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Training Africans in China is one of the ways to improve Africa's economy.

[Joel Savage] Was China praying for Western colonization in Africa to come to an end? It is obvious that during the colonial era in Africa, the Chinese were training, sharpening their skills and getting prepared to take over because they saw the African continent the right place they could depend on to make China rich by developing Africa.

China’s interest in Africa is often said to be based on a strong desire to open up colonies. The front page news in Western newspapers exclaimed that with the support of the wealthy and powerful Chinese government, Chinese companies will sweep Africa's business opportunities, which is not good for Western companies and local businesses. Given these new developments, is it possible for Africa to benefit from China’s growing investment in Africa?

Africa’s market now over flooded with "Made in China" goods, and it seems that every Chinese construction worker is seen on a construction site, it is easy to conclude that China is taking over Africa and developing in Africa. The colony, but it is easy to forget that China’s goods and labor can enter the African market amicably, rather than following the historical colonial model – that is, the Chinese government’s warships drove to the African coast, forcing African governments to accept the trade.

In fact, it is possible for Chinese goods and companies to enter Africa because a series of actions by the WTO over the past two decades have reduced trade tariffs and opened up the African market. Therefore, what makes people laugh is that instead of China pursuing colonialism, the WTO has set up a competitive market for Africa, which has become an attractive opportunity for China.

During his visit to the African Union in 2014, Chinese Premier Li Keqiang announced that China expects annual bilateral trade with Africa to reach 400 billion U.S. dollars by 2020, and China’s stock of direct investment in Africa will increase to 100 billion U.S. dollars. China's investment will be mainly in the field of infrastructure construction and through various lending institutions in China, including the newly established BRICS Bank. This kind of investment from China continues to create opportunities in various industries.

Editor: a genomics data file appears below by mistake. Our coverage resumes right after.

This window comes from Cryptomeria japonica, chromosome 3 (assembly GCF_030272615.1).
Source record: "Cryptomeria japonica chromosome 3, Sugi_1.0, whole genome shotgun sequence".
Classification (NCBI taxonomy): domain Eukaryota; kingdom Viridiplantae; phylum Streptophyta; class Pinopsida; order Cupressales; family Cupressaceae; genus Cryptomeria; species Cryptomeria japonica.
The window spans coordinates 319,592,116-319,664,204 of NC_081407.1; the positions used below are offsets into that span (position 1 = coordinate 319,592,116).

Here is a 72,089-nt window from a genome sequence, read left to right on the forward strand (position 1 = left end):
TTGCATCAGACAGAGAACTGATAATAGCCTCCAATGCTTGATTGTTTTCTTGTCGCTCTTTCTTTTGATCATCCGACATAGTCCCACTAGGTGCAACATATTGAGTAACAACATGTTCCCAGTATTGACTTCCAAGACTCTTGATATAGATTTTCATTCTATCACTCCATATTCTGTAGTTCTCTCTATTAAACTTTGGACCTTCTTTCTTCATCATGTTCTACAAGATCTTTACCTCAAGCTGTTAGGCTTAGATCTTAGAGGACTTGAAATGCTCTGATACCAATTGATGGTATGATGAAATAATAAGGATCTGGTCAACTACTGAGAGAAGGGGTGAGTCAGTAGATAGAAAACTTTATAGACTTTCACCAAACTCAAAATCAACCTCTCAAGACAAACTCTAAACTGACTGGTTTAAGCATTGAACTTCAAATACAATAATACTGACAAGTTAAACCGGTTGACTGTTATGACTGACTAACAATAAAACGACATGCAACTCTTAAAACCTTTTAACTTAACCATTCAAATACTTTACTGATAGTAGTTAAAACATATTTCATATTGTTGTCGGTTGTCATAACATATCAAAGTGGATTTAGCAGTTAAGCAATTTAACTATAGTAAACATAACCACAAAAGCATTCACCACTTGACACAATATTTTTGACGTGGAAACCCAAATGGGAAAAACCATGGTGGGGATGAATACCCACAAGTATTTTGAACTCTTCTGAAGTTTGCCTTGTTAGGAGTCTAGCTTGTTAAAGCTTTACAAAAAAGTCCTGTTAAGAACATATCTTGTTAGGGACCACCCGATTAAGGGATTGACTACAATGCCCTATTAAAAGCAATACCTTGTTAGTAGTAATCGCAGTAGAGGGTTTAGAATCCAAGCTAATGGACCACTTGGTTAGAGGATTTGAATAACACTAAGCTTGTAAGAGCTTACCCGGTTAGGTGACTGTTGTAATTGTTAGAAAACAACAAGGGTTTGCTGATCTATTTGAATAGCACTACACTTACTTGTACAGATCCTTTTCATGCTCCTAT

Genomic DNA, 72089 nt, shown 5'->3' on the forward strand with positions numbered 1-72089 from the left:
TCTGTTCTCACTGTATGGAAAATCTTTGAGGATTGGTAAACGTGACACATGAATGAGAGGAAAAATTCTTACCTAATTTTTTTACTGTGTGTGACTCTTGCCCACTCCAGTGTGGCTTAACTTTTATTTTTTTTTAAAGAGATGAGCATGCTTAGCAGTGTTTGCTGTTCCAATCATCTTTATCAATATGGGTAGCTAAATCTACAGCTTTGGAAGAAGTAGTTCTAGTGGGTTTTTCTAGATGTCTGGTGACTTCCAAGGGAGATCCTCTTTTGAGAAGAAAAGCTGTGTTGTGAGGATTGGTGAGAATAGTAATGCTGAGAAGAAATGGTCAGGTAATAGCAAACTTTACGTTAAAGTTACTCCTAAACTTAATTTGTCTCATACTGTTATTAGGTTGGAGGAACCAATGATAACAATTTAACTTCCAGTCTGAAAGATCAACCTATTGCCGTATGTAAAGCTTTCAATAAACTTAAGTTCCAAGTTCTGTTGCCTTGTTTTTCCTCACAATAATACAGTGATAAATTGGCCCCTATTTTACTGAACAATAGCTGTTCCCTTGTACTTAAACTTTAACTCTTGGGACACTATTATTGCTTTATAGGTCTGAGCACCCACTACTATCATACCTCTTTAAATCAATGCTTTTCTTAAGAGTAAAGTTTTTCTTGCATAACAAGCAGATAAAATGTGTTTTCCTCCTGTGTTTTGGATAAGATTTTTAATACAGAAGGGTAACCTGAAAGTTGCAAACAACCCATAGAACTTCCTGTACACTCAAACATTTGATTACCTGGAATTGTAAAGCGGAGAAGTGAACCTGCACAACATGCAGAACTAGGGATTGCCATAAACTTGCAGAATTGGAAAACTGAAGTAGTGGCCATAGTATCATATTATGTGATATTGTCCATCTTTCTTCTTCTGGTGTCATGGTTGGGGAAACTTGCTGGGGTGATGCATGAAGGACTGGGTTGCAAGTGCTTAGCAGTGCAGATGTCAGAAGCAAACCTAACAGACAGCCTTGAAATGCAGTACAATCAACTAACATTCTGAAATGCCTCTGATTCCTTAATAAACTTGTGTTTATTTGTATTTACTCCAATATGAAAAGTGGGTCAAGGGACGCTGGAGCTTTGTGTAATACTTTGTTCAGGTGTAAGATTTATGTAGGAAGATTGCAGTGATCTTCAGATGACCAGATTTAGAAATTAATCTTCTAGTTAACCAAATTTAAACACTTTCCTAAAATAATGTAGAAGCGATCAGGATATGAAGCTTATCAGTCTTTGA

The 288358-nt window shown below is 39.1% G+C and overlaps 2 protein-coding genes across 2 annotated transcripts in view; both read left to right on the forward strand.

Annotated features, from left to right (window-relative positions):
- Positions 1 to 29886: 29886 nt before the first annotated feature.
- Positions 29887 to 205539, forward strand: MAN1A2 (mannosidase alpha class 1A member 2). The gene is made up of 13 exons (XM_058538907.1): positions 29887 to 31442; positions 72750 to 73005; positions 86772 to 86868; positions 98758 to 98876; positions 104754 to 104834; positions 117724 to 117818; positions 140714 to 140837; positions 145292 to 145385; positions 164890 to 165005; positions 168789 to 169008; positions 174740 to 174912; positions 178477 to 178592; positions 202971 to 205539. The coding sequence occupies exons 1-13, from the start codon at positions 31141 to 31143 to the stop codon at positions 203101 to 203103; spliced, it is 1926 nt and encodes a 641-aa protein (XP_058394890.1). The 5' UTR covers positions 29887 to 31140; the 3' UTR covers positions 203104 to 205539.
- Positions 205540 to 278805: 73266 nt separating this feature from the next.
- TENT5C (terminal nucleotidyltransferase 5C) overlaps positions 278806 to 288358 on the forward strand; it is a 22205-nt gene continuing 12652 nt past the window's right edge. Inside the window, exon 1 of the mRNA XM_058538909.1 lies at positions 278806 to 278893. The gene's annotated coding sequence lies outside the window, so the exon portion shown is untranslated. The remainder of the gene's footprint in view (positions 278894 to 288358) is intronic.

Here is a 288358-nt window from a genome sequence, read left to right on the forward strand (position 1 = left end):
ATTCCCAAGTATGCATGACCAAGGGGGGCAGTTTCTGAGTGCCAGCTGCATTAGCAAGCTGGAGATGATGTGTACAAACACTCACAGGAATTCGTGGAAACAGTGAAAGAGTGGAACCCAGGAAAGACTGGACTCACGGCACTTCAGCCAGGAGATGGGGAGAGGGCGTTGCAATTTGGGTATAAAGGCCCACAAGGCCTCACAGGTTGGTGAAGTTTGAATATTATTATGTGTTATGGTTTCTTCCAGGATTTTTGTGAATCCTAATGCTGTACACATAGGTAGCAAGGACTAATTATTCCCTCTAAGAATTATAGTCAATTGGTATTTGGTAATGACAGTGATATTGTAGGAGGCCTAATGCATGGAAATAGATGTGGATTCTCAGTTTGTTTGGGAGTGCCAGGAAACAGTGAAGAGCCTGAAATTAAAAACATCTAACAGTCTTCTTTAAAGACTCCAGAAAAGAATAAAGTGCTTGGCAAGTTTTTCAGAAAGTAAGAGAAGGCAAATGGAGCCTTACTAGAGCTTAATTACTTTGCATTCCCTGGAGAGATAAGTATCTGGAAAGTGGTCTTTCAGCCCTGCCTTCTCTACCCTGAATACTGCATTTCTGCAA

For example, in African price-sensitive markets, telecommunications infrastructure has become very dependent on Chinese technology. Compared with the technology of Western competitors, Chinese technology is competitive in price, durable, and has strong after-sales service. Similarly, Chinese construction companies can overcome difficulties and deliver roads and bridges in a way that Western companies and even local companies cannot match. However, Chinese companies do not always do the right thing.

China's Ministry of Commerce estimates that China's foreign direct investment has a loss of 65%; in contrast, the international standard for this ratio is 50%. Chinese companies have just begun to invest overseas. The Chinese government announced the “going out” national policy in 2000, and most Chinese companies are still in the steep learning curve of learning how to operate in an unfamiliar international environment.

When describing China as the new colonial power of Africa, what the Western media often overlook is the extent to which China needs Africa. As a growing economy, China needs Africa's energy, resources and access to African markets. As a rising power, China needs the political support of African leaders as a bastion against the West.

From an African perspective, China's investment – especially in the basic infrastructure sector – is very popular. It is estimated that the infrastructure gap in Africa is as high as $900 billion: without the availability of potable water, roads adapted to various climates, adequate electricity, and reliable communication systems, the African economy cannot thrive.

China's commitment to basic infrastructure investment will lay the foundation for children to go to school and companies to trade. But the arrival of China will bring challenges. In the past two decades, “Made in China” products have had a devastating impact on local manufacturing. For example, textiles from China have severely weakened the textile industry that South Africa once thrived.

However, African countries such as Ethiopia have recently seen the benefits of increased investment by Chinese manufacturers. The Chinese women's shoe manufacturer Huajian Group has increased the number of local employees from the initial 600 to 3,500 in a few years.

Despite the shortcomings of Chinese companies’ employment and environmental protection and their competition for local companies, as long as Africa seizes the opportunity, more and more Chinese investment in the next few decades will be on the African economy and people to provide a net positive gain.

Africa's resources serve other countries in development and employment but the continent hardly gains or benefits from its own resources. How long can this continue? And after China who is the next to benefit from Africa? Africa must find a way to use their own nationals to develop the continent after nationals secure training in agriculture, industrial and the construction sectors in China.

SOURCE: Why China Now Unofficially Becomes Member Of The African Union?

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